2022 NDAA Requires Prompt SAM Update If SBA Issues Adverse Size Determination

If, as the result of a size protest or appeal, the SBA makes a final determination that a company is not a small business, the company will be required to update SAM within two days to reflect that it is no longer small. And if the company doesn’t recertify within two days, the SBA will do the honors and update the company’s SAM profile.

This tough new requirement is part of the compromise version 2022 National Defense Authorization Act, which is likely to be signed into law in the coming weeks, although it is unclear when the SBA’s regulations will be revised to implement the change.

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Event: SAM Profiles with Carroll Bernard of Govology

Raise your hand if you love completing your SAM profile! Um, anyone? Anyone?

Love it or hate it, SAM is a fact of life for government contractors, and it’s very important to get it right. Mistakes on your SAM profile (including those seemingly never-ending “reps and certs”) can come back to haunt you.

On December 1, please join me and Carroll Bernard, the co-founder of Govology, as we discuss how to set up your SAM profile–properly! Just click here to register. Hope to see you then!

GSA Demystifies DUNS Replacement ID

Change can be confusing. Change can be frustrating.” No, this is not from the cover of a self-help book. This is GSA’s acknowledgment that, often, we fear change.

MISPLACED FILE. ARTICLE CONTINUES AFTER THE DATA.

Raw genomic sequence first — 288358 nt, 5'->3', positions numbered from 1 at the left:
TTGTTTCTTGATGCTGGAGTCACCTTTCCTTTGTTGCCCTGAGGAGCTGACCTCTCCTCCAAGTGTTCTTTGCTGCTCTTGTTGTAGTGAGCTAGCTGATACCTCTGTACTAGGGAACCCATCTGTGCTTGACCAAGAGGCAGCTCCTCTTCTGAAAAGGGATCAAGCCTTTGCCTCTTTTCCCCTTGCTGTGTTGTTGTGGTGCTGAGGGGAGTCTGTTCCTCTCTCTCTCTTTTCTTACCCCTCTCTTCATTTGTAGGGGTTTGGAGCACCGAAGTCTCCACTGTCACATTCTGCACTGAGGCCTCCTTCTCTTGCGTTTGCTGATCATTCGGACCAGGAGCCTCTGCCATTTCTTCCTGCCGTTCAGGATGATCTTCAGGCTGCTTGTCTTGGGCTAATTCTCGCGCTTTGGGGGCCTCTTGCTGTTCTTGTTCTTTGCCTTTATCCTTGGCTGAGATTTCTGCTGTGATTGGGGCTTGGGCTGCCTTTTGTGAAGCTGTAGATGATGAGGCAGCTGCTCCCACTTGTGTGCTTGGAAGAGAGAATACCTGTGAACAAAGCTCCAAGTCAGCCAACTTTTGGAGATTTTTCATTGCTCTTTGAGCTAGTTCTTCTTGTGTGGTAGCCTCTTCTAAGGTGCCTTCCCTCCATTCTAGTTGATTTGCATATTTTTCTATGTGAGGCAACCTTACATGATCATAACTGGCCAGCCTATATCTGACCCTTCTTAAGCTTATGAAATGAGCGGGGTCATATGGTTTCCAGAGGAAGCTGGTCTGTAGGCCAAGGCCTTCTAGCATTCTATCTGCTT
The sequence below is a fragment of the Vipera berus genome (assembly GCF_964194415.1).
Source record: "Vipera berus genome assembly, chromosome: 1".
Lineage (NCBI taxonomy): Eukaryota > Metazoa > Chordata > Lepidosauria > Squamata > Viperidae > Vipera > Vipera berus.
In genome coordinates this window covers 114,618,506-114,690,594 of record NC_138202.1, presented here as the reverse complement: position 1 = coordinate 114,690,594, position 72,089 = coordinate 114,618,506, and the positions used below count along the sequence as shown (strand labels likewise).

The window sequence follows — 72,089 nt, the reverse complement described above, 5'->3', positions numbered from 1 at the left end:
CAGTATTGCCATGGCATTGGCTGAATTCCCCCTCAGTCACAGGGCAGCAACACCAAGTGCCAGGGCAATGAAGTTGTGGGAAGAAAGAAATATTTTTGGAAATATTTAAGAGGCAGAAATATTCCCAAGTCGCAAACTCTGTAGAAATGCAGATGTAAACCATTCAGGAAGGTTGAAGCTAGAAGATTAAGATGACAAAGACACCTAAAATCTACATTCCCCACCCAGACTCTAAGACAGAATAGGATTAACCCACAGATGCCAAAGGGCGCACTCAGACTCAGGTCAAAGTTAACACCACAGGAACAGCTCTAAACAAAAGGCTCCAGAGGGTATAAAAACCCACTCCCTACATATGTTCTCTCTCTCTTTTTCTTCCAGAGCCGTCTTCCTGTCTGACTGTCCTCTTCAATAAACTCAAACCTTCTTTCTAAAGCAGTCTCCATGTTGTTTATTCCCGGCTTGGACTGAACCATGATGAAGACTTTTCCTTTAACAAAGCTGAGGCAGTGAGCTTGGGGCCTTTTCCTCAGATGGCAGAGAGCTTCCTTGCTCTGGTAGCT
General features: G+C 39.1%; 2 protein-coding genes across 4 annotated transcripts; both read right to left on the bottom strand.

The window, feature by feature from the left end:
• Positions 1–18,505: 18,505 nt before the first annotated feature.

To combat fears about changes to the DUNS number, GSA recently released a Q&A providing some answers on the new Unique Entity ID (UEI) Standard, which is set to replace the current DUNS system in December 2020. The Q&A followed GSA’s online meeting on the topic in July, which hosted over 700 attendees. GSA answered general questions about the transition, the UEI that will be used, and how to obtain a new identifier. Let’s take a look.

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FedBizOpps is Almost Gone

There’s a scene in 2016’s War Dogs where the Jonah Hill character explains to his employees that they are going to spend all day every day digging through one website. In the background, extras are seen staring in to the blue and yellow glow of FedBizOpps.gov.

“Oh my,” I exclaimed from my couch to no one in particular. “I use that website every day—it’s terrible.”

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Don’t Overlook the Seemingly Perfunctory in Your Proposal: CAGE Codes

As our readers well know, a good proposal for a federal government procurement is an exercise in persuasive writing. You muster your creative powers to convince the source selection authority that you offer the best product or service, that your price is competitive, and that your past performance is stellar. So you invest heavily in your proposal writers; you review your proposal repeatedly to polish and ensure that it compels; you agonize.

But while the artistic portion of your proposal is, without dispute, extraordinarily important, don’t neglect the seemingly mundane–like CAGE codes. Get that wrong, and GAO just might sustain your competitor’s protest.

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